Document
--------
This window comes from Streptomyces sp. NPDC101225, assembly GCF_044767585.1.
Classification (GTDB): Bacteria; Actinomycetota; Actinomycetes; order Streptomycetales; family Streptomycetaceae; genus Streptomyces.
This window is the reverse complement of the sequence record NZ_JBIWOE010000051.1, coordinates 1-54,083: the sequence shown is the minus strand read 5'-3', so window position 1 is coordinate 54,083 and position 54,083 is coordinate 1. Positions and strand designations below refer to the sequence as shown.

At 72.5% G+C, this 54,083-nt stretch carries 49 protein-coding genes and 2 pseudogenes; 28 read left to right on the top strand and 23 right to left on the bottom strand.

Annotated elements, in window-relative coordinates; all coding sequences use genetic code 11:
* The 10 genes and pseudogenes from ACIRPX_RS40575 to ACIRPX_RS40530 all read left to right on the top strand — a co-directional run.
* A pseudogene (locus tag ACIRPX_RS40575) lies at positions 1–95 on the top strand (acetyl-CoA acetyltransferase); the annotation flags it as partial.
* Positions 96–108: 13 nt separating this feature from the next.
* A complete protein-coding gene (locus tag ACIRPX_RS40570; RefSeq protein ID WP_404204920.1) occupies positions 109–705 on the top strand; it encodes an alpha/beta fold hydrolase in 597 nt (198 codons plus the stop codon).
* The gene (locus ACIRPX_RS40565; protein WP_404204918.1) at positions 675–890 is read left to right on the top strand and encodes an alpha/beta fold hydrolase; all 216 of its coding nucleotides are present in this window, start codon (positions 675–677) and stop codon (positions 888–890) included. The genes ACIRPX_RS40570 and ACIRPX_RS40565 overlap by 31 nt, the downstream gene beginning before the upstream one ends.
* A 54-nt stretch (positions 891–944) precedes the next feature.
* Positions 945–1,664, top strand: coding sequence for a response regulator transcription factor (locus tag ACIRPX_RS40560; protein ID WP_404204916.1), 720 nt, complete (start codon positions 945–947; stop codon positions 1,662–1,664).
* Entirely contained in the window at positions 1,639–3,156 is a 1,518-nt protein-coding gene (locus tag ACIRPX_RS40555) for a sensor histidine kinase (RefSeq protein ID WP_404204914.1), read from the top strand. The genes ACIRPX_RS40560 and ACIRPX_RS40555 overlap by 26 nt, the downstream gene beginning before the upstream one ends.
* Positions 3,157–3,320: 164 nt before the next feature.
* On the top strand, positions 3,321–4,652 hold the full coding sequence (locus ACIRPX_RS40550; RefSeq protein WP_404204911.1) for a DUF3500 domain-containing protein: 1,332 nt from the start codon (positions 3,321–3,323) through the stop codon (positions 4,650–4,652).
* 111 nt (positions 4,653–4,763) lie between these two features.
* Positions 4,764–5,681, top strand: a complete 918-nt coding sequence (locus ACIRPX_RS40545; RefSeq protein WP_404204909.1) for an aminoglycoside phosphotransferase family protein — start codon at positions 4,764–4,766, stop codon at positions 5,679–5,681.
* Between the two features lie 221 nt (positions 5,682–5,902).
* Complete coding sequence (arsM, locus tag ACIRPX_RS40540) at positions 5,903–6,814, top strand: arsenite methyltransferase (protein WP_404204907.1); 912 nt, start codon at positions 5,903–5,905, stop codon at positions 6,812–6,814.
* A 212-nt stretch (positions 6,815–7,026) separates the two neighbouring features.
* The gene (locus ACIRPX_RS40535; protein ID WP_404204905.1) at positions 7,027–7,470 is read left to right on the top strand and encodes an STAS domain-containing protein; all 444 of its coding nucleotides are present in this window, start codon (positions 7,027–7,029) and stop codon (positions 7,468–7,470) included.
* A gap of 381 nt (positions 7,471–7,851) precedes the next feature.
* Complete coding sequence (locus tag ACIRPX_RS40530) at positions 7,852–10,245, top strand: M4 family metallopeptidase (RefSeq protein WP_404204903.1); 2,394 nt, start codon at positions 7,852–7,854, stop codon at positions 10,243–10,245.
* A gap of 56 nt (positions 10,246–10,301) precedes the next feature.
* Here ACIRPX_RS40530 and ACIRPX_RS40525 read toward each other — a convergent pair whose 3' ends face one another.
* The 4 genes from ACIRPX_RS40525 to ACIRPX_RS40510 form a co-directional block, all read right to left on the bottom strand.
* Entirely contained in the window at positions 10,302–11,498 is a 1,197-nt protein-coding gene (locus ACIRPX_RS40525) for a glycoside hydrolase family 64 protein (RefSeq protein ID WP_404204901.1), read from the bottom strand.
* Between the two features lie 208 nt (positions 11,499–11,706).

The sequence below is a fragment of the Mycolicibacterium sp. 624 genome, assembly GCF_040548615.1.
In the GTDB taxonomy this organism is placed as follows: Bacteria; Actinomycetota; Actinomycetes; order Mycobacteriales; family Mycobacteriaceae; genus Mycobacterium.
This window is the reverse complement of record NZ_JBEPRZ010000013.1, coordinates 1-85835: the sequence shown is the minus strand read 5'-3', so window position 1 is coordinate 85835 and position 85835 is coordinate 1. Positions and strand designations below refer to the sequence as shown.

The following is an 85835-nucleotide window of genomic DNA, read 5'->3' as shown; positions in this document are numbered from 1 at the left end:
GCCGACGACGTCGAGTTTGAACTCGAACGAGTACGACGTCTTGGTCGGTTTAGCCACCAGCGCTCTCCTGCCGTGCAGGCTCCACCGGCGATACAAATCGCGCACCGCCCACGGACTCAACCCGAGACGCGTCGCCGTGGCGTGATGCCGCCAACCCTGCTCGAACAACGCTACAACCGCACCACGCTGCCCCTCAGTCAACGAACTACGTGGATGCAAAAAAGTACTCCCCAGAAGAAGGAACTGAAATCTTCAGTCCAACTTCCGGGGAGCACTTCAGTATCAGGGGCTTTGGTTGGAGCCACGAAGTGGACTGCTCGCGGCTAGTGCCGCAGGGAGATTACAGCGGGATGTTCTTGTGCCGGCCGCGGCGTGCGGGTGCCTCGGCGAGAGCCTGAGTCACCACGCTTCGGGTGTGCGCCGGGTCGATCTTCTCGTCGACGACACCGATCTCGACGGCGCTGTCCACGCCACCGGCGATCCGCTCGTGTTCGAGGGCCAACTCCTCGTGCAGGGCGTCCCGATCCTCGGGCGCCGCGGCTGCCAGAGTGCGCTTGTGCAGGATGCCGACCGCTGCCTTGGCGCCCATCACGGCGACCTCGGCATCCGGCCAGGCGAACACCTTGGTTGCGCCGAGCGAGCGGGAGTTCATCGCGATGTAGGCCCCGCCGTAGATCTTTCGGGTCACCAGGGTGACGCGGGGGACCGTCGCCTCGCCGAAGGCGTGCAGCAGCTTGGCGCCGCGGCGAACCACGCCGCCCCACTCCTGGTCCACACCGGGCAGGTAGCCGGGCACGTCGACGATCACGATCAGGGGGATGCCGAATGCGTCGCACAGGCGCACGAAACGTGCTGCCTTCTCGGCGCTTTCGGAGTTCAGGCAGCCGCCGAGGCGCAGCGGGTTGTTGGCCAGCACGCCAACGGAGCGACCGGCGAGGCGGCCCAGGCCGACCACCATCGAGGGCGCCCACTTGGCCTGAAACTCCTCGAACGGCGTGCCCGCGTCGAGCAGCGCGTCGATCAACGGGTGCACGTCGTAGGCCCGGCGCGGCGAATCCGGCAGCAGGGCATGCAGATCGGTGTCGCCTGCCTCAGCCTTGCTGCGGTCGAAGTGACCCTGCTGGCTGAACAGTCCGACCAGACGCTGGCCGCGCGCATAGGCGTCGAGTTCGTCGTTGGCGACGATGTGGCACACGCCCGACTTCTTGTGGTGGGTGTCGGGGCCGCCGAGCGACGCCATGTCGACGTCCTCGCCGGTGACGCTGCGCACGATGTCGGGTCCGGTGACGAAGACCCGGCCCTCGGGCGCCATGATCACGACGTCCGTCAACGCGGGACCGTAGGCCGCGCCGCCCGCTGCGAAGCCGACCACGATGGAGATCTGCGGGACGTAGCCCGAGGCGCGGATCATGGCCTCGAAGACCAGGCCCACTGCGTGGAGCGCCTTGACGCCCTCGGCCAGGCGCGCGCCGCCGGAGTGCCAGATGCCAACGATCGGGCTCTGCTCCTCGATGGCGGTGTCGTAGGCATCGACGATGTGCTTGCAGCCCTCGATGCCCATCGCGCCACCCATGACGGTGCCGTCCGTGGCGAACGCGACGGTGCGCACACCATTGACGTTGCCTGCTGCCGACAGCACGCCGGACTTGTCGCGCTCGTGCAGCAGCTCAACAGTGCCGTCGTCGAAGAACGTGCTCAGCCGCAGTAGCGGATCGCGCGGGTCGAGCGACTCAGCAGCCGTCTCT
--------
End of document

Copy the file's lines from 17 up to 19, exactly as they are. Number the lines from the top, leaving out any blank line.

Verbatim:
* Positions 4,764–5,681, top strand: a complete 918-nt coding sequence (locus ACIRPX_RS40545; RefSeq protein WP_404204909.1) for an aminoglycoside phosphotransferase family protein — start codon at positions 4,764–4,766, stop codon at positions 5,679–5,681.
* Between the two features lie 221 nt (positions 5,682–5,902).
* Complete coding sequence (arsM, locus tag ACIRPX_RS40540) at positions 5,903–6,814, top strand: arsenite methyltransferase (protein WP_404204907.1); 912 nt, start codon at positions 5,903–5,905, stop codon at positions 6,812–6,814.